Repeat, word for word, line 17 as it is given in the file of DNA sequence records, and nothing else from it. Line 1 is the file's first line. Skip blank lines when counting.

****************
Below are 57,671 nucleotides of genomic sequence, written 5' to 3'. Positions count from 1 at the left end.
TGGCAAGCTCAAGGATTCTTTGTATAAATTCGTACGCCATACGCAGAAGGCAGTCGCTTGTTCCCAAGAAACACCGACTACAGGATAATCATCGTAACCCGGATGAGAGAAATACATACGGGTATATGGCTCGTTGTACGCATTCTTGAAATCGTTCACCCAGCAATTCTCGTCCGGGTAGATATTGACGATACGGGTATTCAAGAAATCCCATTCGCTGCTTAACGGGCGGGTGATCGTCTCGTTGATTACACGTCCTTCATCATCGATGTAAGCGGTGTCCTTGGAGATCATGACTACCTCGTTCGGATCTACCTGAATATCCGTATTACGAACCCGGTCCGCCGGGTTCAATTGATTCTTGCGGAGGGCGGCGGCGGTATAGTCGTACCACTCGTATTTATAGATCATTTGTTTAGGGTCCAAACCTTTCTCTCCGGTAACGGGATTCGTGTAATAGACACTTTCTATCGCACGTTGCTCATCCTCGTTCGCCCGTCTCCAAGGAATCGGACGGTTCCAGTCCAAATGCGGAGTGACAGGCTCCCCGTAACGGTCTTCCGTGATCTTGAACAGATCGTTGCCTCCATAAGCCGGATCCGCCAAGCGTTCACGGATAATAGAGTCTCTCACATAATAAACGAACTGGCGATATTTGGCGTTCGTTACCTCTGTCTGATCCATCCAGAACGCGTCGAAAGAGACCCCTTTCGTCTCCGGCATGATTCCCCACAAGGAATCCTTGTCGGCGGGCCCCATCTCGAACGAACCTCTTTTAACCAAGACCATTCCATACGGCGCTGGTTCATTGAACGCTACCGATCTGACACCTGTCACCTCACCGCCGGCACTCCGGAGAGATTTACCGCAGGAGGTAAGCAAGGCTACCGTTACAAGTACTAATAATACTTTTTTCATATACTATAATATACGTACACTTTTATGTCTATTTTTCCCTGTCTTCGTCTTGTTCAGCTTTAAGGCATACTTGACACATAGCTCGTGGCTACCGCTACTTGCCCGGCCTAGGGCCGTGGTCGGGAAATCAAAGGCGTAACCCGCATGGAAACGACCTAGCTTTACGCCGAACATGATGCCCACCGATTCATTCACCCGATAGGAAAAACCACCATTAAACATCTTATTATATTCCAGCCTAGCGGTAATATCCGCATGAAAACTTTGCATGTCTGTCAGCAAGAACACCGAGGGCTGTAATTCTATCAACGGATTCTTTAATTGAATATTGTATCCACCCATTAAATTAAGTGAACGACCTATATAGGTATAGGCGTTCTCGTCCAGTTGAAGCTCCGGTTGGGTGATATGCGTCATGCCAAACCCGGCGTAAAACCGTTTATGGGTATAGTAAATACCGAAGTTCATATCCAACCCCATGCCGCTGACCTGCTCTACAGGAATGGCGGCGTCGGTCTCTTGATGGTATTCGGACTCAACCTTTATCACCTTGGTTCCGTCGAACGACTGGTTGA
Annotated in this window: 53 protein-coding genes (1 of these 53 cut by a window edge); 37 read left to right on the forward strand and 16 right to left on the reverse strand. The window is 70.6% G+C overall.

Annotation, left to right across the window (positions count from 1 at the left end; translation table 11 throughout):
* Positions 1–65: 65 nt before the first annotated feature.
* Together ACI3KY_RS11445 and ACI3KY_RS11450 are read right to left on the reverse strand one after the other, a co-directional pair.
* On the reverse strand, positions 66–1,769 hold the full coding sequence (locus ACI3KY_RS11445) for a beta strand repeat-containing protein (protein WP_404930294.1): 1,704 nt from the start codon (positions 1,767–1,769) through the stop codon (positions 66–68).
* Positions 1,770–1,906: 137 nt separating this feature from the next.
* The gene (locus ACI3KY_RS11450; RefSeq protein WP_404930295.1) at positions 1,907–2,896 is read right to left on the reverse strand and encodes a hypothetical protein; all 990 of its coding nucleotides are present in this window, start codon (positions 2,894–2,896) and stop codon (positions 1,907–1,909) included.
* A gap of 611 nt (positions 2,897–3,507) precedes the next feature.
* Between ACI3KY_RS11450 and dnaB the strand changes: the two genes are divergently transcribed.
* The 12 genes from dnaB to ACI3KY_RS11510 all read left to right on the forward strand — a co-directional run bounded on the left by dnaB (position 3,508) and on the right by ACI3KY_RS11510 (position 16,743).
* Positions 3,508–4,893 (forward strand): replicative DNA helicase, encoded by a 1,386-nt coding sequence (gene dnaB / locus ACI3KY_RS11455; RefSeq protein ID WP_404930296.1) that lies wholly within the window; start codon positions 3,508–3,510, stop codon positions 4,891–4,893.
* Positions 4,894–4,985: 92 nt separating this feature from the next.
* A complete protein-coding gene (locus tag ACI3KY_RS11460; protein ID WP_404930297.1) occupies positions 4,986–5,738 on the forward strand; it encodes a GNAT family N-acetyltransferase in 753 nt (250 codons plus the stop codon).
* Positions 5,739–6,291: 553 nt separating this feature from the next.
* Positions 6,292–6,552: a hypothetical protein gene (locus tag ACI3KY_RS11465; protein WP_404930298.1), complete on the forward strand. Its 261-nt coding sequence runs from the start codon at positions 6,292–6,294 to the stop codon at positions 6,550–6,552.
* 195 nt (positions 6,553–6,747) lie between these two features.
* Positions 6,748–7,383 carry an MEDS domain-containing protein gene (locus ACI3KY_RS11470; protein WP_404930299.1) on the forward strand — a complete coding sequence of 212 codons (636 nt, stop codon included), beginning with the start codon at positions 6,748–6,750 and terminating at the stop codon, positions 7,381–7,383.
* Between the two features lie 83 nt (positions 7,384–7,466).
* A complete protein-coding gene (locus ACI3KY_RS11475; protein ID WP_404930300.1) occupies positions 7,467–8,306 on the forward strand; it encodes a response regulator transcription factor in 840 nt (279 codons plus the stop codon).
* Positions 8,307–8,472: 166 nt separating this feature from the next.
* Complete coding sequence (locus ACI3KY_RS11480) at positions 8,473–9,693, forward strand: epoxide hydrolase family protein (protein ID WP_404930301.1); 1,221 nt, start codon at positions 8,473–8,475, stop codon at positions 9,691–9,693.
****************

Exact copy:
* Positions 6,292–6,552: a hypothetical protein gene (locus tag ACI3KY_RS11465; protein WP_404930298.1), complete on the forward strand. Its 261-nt coding sequence runs from the start codon at positions 6,292–6,294 to the stop codon at positions 6,550–6,552.